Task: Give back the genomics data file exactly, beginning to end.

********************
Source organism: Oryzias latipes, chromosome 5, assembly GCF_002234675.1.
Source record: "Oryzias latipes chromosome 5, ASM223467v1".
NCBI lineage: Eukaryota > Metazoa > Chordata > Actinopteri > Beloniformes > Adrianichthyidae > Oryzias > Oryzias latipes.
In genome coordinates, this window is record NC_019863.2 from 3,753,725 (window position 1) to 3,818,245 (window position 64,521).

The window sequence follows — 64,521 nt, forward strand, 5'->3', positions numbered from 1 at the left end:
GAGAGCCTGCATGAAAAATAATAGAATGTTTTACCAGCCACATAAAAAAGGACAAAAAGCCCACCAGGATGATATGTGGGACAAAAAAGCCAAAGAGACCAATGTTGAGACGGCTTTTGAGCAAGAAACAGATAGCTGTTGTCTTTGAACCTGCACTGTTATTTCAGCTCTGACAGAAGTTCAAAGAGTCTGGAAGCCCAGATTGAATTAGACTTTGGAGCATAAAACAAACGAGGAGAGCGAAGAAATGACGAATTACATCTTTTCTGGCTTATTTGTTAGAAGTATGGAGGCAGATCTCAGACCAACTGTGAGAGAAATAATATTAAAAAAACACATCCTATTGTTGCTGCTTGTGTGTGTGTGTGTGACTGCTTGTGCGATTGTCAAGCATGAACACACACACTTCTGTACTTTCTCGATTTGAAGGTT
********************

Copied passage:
Source organism: Oryzias latipes, chromosome 5, assembly GCF_002234675.1.
Source record: "Oryzias latipes chromosome 5, ASM223467v1".
NCBI lineage: Eukaryota > Metazoa > Chordata > Actinopteri > Beloniformes > Adrianichthyidae > Oryzias > Oryzias latipes.
In genome coordinates, this window is record NC_019863.2 from 3,753,725 (window position 1) to 3,818,245 (window position 64,521).

The window sequence follows — 64,521 nt, forward strand, 5'->3', positions numbered from 1 at the left end:
GAGAGCCTGCATGAAAAATAATAGAATGTTTTACCAGCCACATAAAAAAGGACAAAAAGCCCACCAGGATGATATGTGGGACAAAAAAGCCAAAGAGACCAATGTTGAGACGGCTTTTGAGCAAGAAACAGATAGCTGTTGTCTTTGAACCTGCACTGTTATTTCAGCTCTGACAGAAGTTCAAAGAGTCTGGAAGCCCAGATTGAATTAGACTTTGGAGCATAAAACAAACGAGGAGAGCGAAGAAATGACGAATTACATCTTTTCTGGCTTATTTGTTAGAAGTATGGAGGCAGATCTCAGACCAACTGTGAGAGAAATAATATTAAAAAAACACATCCTATTGTTGCTGCTTGTGTGTGTGTGTGTGACTGCTTGTGCGATTGTCAAGCATGAACACACACACTTCTGTACTTTCTCGATTTGAAGGTT